This is the difficulty with letting go of emotional baggage such as worries, fears, grudges, resentments, roadblocks, negative thoughts about ourselves-is that we often don’t know what to replace it with. We are often conditioned by our families and our society that it’s okay to hold these negative thoughts.

How often do you hear someone say, “I am feeling so good about myself right now.” Or “I am feeling that everything is going to go perfectly well this year.” Or ” I really appreciate the people in my life.” Sometimes you’ll hear these positive thoughts shared. But more often when standing around the proverbial water cooler, we tend to hear these kinds of thoughts shared:

“I am so worried about my kids. They are always getting into trouble, and here we go again.”

“Why is everything going against me? I just can’t win.”

“Everyone in this office is mean to each other. It seems like no one cares anymore.”

It’s not that we shouldn’t be realistic and call a spade a spade when it’s the right thing to do. We certainly don’t need to be Pollyannas and try to make everything look positive. Because everything isn’t positive. And when you’re having a difficulty it should be spoken. It should be named and thought about.

It’s just that when we get ourselves into the negative cycle, then everything looks like mud because we just get in the habit of seeing it that way.

And that’s part of what this New Year ritual is all about. Getting rid of emotional baggage that we are carrying around that we don’t need. I know I have whole garbage bags full of stuff I don’t need. Stuff like worry, jealousy, resentment, fear. Things that are very human and we’ll never be able to completely rid ourselves of. Many of these human habits we learn from watching our parents. And many develop as the result of human experience. We fear things about the future when we have bad experiences in the past. So ridding ourselves of fear or worry is not all that easy. They are natural reactions to learned experiences.

So, it takes a real intention to lose these natural reactions. An intention to look at life differently. A realization that carrying around negative baggage is making us heavy. We are laden down with these burdens. And we’d like to put them down. We’d love to let go of them. But it’s not that easy. Then how do we learn to re-think our negative thoughts?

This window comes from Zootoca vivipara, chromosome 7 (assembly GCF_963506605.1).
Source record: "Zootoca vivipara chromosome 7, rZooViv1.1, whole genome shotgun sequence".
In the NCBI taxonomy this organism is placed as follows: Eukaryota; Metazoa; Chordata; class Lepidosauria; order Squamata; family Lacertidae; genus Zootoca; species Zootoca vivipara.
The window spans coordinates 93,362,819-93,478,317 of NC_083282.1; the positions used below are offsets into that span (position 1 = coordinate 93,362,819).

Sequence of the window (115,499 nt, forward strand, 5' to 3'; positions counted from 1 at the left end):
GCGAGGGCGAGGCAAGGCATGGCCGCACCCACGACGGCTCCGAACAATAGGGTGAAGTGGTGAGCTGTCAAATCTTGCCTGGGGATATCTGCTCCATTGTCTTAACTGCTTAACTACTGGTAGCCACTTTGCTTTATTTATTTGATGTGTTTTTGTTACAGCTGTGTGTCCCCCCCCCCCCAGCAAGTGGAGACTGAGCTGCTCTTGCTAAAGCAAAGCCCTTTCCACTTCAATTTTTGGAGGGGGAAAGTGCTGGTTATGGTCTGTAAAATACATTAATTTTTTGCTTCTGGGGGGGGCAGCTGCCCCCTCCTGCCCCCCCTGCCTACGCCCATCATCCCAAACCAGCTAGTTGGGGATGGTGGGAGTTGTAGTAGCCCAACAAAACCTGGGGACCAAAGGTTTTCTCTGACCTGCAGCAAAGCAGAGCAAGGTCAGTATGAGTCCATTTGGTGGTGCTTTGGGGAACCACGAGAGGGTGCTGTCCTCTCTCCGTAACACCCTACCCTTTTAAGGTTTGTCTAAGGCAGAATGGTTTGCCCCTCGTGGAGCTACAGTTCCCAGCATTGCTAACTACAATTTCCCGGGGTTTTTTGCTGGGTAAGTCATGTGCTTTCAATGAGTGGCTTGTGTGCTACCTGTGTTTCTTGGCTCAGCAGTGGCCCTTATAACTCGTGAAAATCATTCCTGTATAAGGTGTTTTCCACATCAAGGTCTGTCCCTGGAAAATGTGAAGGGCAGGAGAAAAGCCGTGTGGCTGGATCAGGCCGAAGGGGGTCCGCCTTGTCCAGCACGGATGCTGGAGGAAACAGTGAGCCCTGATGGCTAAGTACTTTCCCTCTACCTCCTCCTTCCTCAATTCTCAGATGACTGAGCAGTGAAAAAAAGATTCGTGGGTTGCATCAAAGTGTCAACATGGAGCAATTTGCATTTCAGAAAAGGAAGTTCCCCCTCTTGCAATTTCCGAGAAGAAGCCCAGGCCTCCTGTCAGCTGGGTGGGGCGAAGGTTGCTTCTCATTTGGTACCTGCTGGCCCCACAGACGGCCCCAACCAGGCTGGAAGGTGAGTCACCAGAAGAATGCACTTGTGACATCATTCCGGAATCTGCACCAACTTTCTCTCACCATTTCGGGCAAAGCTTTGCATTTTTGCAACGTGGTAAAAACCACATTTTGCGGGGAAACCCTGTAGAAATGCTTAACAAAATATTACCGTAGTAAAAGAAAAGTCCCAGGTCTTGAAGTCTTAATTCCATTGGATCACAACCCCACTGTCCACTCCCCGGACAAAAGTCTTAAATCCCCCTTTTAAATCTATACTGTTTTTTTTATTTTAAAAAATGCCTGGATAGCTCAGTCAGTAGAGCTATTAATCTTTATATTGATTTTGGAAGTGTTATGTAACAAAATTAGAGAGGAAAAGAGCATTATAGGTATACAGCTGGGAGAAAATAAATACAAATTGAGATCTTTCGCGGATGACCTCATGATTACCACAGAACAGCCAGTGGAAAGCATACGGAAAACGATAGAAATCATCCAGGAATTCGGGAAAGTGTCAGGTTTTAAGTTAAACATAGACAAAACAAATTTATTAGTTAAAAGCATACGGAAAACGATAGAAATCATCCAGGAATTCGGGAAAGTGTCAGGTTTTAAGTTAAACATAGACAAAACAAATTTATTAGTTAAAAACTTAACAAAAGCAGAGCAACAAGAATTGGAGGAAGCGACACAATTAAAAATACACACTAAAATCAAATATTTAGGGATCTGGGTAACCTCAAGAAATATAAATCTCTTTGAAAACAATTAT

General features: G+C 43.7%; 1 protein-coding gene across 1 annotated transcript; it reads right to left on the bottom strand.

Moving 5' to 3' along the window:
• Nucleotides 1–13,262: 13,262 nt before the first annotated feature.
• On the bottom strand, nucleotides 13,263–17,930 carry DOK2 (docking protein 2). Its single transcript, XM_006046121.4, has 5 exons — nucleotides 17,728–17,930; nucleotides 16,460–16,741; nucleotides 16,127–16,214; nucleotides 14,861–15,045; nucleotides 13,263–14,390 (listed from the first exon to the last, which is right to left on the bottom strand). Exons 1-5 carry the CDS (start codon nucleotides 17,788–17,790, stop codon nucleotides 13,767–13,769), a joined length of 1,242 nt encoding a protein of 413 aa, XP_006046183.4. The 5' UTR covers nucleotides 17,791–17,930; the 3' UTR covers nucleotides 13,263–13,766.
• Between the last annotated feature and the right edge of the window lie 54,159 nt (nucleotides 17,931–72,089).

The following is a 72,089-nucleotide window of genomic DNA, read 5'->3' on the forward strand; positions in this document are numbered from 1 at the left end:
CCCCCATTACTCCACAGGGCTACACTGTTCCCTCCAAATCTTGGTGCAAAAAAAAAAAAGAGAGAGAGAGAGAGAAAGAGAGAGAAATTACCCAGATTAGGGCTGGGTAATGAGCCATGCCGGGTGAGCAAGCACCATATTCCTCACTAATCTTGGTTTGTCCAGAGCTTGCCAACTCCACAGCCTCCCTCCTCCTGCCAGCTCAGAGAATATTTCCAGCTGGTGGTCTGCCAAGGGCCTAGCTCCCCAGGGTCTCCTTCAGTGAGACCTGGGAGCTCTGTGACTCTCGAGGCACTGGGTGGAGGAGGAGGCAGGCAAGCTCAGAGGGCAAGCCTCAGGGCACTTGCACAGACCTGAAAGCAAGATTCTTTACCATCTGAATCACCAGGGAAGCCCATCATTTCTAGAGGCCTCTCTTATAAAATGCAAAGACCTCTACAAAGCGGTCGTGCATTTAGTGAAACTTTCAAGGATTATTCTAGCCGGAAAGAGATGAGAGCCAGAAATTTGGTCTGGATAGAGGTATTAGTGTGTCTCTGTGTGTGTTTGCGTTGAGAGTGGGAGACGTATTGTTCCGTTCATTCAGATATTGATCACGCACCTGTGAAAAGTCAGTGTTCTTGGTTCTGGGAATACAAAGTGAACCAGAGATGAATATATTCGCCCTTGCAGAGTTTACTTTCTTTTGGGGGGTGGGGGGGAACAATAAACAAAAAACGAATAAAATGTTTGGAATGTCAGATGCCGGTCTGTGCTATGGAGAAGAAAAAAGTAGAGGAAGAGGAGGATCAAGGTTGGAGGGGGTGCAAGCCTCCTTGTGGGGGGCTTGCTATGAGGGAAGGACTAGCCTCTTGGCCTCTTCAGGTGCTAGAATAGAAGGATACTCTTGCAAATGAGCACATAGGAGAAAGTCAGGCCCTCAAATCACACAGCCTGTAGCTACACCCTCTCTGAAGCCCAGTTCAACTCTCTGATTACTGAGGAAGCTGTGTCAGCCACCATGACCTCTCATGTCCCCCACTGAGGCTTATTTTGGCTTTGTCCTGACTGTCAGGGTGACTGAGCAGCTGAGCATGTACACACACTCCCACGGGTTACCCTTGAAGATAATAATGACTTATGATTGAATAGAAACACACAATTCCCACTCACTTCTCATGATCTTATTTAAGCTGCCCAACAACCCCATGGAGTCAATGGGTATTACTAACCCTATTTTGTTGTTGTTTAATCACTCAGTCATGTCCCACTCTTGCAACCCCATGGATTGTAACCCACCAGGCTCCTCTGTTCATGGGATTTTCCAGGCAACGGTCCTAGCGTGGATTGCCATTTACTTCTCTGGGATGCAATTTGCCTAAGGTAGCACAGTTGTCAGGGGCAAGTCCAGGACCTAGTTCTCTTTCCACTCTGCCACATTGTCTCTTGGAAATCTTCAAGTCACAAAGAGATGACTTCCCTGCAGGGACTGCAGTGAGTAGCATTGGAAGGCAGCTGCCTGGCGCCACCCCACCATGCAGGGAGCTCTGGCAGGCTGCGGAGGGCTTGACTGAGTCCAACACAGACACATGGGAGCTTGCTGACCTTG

There’s a Buddhist tale that I’m sure you’ve all heard. It’s about the farmer whose son had a horse that ran away. The neighbors all came around and said, “That’s too bad. You lost a horse and now how are you going to plant your fields?” The farmer said, “You never know.”

Then the son got another horse even better than the first and the neighbors congratulated him on this new horse. The farmer said, “You never know.”

Then the son fell off the horse and broke his leg. The neighbors said, “That’s too bad.” And the farmer said, “You never know.”

And then the army came through town to conscript young men to go to war, and the farmer’s son couldn’t go because of his broken leg. And the neighbors shook their heads at the farmer’s good luck. The farmer said, “You never know.”

The farmer had learned that we don’t know what to expect and not to predict whether something that happened was good or bad. Life just happens and the farmer learned that what looks like a bad thing could be seen in another light as a good thing.

Once a woman came to me and told she had just been diagnosed with stomach cancer. She cried a little and then she said, “But this is the best thing that ever happened to me.” I looked at her with surprise and she said, “I have always worried that I would have a terrible disease. I was obsessed about it, and worried about everything I did in my life because I was afraid it would cause this disease. And now that I know I have this disease, I don’t have to worry anymore. I know I can beat this, somehow. And I don’t have to carry around the burden of worrying anymore. It’s here and I can deal with it. The worrying I’ve done all my life is over. And the worry was worse than the disease.”

If we learned to take life as it comes, not seeing the upcoming view as either positive or negative, we would live even-handedly. We wouldn’t frame events with our negative lenses, but would live each event as it comes.

Letting go and moving on is a gift when we can do it. It means we can let down the burdens we carry, and move through life with more grace.